The United Nations proclaimed the period from 2005 to 2015 the International Decade for Action, "Water for Life", to draw attention to the importance of water for the preservation of biodiversity and human well-being. With our environmental campaign Water:Trails, Naturefriends have joined these efforts by developing a special focus on water-related topics.
We are happy to note that a pilot project which we are carrying out together with Österreichische Bundesforste (ÖBf, the Austrian Federal Forests Administration) in this context has recently been designated as a Decade Project by the Austrian UNESCO Commission within the framework of "education for sustainable development".
With Water:Trails activities carried out by Naturefriends organisations in Togo and Senegal earlier this year, the campaign has been gathering international momentum. And the Water Backpack environmental education kit which we developed as part of the campaign last year is becoming ever more popular.
As an introduction to the water theme, let us first look back on international environmental politics over the last decades. Throughout this period, many legal instruments were introduced to protect water as a resource, as well as aquatic habitats and the plant and animal species that live in them.
Water is also an important aspect of the 2013/14 Landscape of the Year, the Upper Rhine region, which was launched with a celebration in Basel in April. Over the next two years, Naturefriends will carry out a broad range of activities in Germany, France and Switzerland. Anita Pinter, who is responsible for the organisation of the Landscape of the Year activities, and our new colleague David Bröderbauer will help participants get to know the varied landscapes along the banks of the river Rhine between Basel and Strasbourg. A Naturefriends tour d'horizon-trip in June will provide an opportunity for a first-hand experience of the landscapes and culture along the upper reaches of the Rhine. For more details, see the inside pages.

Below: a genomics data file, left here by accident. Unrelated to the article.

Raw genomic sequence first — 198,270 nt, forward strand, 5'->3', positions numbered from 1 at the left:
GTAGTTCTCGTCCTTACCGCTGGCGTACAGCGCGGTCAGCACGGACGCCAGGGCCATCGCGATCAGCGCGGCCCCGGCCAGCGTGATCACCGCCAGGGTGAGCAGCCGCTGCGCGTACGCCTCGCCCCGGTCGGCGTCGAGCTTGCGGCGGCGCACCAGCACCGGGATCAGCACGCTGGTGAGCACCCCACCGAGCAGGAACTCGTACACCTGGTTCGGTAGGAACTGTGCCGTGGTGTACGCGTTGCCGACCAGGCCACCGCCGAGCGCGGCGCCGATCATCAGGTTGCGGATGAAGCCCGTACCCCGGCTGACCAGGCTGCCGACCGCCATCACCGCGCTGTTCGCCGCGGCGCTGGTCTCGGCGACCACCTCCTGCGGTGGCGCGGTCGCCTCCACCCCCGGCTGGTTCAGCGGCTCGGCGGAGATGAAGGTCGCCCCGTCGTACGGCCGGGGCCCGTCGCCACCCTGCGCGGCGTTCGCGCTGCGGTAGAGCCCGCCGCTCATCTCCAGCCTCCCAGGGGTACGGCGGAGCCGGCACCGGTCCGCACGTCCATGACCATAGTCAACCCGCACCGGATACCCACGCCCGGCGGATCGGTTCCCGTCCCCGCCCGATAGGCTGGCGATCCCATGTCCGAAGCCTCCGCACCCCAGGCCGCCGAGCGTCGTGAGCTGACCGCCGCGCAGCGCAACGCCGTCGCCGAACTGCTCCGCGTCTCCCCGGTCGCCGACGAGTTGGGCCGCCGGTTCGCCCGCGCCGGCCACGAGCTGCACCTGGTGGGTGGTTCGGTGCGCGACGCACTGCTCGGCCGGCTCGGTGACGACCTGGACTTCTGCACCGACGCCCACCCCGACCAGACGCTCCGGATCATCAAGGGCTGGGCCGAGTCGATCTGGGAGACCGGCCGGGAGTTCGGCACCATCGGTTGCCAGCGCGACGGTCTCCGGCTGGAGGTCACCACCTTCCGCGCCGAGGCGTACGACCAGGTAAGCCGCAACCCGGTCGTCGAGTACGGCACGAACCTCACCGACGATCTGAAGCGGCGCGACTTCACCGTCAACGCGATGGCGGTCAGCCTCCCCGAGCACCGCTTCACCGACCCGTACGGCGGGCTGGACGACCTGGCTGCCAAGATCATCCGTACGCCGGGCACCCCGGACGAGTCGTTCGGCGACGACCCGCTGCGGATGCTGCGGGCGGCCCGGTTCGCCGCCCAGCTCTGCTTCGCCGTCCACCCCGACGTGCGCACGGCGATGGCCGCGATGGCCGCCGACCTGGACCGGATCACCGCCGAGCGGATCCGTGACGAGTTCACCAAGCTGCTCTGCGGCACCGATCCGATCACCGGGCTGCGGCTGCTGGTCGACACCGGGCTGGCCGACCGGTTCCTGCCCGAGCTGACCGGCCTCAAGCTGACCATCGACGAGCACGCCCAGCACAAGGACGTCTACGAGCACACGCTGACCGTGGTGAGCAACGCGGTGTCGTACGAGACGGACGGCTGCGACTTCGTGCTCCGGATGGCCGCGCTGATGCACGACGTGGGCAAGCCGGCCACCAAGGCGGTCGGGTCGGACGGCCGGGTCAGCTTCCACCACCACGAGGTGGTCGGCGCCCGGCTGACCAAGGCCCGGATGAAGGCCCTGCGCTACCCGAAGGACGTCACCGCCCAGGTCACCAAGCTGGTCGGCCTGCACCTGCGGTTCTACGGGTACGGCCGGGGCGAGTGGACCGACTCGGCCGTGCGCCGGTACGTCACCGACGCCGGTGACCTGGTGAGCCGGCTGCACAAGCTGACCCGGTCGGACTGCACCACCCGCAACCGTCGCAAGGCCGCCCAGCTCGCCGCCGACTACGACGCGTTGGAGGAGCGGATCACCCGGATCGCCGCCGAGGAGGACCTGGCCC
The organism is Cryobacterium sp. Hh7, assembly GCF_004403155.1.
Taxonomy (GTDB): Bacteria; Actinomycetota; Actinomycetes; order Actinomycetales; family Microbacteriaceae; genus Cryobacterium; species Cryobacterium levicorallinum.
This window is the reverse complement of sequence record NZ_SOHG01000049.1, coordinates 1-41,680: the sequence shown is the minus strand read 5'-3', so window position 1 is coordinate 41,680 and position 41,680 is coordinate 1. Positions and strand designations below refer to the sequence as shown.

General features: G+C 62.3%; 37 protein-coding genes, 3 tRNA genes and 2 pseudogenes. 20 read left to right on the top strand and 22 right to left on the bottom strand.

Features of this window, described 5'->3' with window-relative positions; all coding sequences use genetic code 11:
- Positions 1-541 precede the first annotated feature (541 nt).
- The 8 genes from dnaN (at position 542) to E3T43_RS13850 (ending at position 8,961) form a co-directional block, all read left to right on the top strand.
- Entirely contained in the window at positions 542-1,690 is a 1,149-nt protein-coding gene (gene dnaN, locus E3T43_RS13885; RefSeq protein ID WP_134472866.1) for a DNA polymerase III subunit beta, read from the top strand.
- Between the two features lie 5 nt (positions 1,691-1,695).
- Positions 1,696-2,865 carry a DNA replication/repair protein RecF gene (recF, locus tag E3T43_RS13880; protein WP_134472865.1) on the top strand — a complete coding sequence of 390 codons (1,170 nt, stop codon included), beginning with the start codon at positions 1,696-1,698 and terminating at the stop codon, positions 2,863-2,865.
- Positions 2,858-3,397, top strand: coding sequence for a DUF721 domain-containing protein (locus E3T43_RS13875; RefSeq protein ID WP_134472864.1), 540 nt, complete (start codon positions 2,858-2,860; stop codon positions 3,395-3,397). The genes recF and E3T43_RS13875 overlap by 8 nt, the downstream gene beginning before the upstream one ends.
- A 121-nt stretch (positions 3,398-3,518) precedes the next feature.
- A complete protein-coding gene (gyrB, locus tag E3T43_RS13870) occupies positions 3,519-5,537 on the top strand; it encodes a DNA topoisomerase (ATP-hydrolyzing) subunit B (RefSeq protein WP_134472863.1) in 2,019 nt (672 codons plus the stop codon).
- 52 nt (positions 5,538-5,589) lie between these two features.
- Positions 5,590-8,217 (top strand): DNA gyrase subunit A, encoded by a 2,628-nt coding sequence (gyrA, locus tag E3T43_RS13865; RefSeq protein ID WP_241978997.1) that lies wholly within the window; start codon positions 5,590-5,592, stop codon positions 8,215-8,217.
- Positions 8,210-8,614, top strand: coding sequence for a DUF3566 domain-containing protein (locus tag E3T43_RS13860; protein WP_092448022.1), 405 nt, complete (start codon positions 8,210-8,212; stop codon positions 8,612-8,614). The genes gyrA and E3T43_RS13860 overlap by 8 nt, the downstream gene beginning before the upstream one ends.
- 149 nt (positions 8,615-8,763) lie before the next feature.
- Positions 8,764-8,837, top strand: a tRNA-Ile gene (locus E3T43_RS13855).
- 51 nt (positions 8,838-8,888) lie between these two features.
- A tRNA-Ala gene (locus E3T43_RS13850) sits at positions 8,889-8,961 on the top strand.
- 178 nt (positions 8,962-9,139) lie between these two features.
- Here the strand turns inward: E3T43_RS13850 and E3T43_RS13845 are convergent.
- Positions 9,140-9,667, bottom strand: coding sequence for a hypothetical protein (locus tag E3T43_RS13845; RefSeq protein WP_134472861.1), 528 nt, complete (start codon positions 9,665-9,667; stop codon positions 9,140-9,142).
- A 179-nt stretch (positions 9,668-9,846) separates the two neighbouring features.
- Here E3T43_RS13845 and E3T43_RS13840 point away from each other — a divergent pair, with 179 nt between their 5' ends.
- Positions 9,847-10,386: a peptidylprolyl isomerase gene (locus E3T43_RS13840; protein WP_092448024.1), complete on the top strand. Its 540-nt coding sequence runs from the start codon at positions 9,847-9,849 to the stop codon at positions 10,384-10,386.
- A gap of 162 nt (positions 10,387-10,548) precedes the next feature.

Another focus of this issue of Biodiversity Info is dedicated to Naturefriends Greece, an organisation which, though relatively small, pursues an impressive array of activities despite the difficult situation that currently prevails in Greece. In our "Who is Who" interview series, Christiana Vlachaki draws a very personal picture of her experiences and plans, and Irini Vallianatou, curator of the Julia & Alexander N. Diomedes Botanical Garden in Athens, provides extensive information on biodiversity in Greece.
An item not to be missed is the report on current EU environmental policy issues written by Seda Orhan Defrancesci at our EU Policy Office in Brussels. The struggle for the preservation of biodiversity has gone on for many years, but it will take many more steps forward to achieve the goal of halting the loss of biodiversity. The ongoing negotiations on Common Agricultural Policy (CAP) clearly show how difficult it is to establish nature conservation as a principle in other policy sectors, such as agriculture.
A new approach is now being taken in the context of the EU's 2020 biodiversity strategy, which focuses on the economically measurable impacts of ecosystems, such as soil productivity. However, we should not forget the cultural "ecosystem outputs" either: experiencing nature has a recreational effect and contributes to human well-being on an everyday basis. And while this intangible asset may be difficult to quantify, it is just as important as other "outputs". Moreover, we should keep in mind that nature, apart from all the functions and services which it provides for us humans, also exists in its own right – a right which is unconditional and completely independent of our interests.